Posted by stick to the issue, a resident of the Another Pleasanton neighborhood neighborhood, on Nov 3, 2008 at 9:32 pm
ďCuriousĒ - what does it matter. In a few clicks, sitting in a Pleasanton home, you or I could post pics on a site in Bangladesh, if desired. Most postings here are anonymous, arenít they? I noticed you didnít refute the message; you only attacked the messenger.
Posted by Bob, a resident of the Another Pleasanton neighborhood neighborhood, on Nov 3, 2008 at 11:57 pm
I am a friend of Steve's. I've known him for a number of years and I have a lot of faith in him to want only to do the right thing for Pleasanton. These attacks on him for the size and location of his home are unconscionable in my opinion. Frank seems to be bearing a grudge for some reason and is obsessed with the size of this house.
On other forums, some of you suggest calling the candidate or representative and asking them the question and I would suggest the same to Frank, et al. Just to satisfy myself, I did just that. I called Steve today to discuss this issue as I know he does not read the blogs. I have never had reason to doubt Steve's honesty and this is what he told me.
The home he is in was built around 1972 and was remodeled about 10 years ago. The total square footage now is 4400 sq. ft. In the remodel, no grading was done nor were any trees removed other than a small orange tree. While he is on a hill, there are several homes higher than his as well as the water storage tank that Frank marked on one of his links. He does not, nor do I, consider his home to be on the ridgeline. If you stood at Steve's door in the shadow of that water tank, you would also agree that he is not on a ridgeline.
Yes, 4400 sq ft is pretty big. But it is not the mega mansion that Frank claims it to be. He has been very defensive about his estimate essentially saying it was 'calculated'. At first he stated it to be 6-7,000 sq ft and now above says it is 8,000 ft.... if not bigger. Frank, before you do any further posting with false claims, I suggest you contact the county assesor's office for accurate information. And perhaps you would be willing to also calculate the elevation of the other homes we can see in your link --the ones with the red roofs. Web Link
I still support Steve and will give him my vote tomorrow. Pleasanton will be better off under his leadership.
Posted by acg, a resident of the Another Pleasanton neighborhood neighborhood, on Nov 4, 2008 at 12:30 am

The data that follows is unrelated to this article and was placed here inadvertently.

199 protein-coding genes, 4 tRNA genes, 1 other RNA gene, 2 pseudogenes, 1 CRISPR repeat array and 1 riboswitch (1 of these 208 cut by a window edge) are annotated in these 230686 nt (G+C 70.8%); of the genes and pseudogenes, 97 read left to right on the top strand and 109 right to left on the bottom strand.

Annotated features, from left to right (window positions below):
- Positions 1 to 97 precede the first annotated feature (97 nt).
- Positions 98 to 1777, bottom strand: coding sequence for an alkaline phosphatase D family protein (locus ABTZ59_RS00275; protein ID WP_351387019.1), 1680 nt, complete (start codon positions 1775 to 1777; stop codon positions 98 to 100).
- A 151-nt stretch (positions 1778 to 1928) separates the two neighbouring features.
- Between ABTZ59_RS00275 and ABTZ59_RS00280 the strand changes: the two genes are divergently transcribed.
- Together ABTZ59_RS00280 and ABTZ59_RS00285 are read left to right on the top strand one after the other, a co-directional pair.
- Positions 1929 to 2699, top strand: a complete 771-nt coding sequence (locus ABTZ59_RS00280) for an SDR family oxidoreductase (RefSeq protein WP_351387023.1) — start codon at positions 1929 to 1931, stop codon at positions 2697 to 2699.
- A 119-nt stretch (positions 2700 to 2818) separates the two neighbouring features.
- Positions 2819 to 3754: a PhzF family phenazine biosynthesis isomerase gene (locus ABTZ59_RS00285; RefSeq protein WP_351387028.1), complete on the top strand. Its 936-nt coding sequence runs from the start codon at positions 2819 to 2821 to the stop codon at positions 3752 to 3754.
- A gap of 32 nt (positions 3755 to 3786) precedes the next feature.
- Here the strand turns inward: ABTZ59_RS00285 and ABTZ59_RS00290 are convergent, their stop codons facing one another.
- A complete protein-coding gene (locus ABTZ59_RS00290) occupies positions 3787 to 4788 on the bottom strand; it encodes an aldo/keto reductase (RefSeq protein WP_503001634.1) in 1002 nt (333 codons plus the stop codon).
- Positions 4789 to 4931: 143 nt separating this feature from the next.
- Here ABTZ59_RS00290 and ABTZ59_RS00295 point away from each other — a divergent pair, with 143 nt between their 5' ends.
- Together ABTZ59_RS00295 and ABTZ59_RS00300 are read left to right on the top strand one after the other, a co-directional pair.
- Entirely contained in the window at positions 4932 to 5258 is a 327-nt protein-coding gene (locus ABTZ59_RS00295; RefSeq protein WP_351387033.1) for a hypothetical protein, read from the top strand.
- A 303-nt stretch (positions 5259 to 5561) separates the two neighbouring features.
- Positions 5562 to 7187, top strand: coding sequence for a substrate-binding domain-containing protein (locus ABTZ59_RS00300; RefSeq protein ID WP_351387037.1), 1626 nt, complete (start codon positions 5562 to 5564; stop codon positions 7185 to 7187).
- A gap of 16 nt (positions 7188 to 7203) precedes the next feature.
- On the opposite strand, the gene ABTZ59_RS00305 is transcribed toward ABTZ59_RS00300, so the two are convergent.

I posted the 4 photos of the house. I noticed that Brozosky was opposed to large houses on the ridges, and that he said somewhere that we should preserve the "rural nature" of those hills. So I was astonished to see his own house and the pool and the several outbuildings and what might be a little Marie-Antoinette fountain centered in the front lawn. Rural?
I'm not sure if large, expensive houses are good or bad for those hills -- I can see arguments on both sides, in terms of protecting the hills/wildlife/views as much as possible -- since leaving them pristine for all time is not a realistic goal.
But I do like to know if I can trust a politician's words. And as I was mulling this all over, Fletch used my pet-peeve phrase, "Trust me" in his post disparaging frank's Google Earth research. Dontcha just hate it when people use that phrase to tell you, so condescendingly, to trust them at the same time that you know for a fact that they are just flat-out wrong? It hit me at a bad moment -- reading "Trust me, it's one story" at the same moment that I was looking at that huge two-story house.
I live in P-town. Have lived here for 30 years. I have access to someone who can load a photo onto that far-away resort's web site. I thought that would make it more convenient to view them. But the photos I posted are accessible to anyone who can click here
and enter an address in the top box, and then click on "bird's eye view." Try it for your own house: you get 4 photos that invade what used to be your privacy even more than Google's "Street View" or zillow.com's aerial of your house with its price on your roof.
More information is good, right? At least, it's not bad. And what kind of house a politician lives in is relevant when that politician wants to enforce his strong views about the houses others will live in. Like the politician who talks a lot about public education and then sends his children to private schools. Not a show-stopper, but interesting to know how public policy translates into private decisions for those we elect to lead us.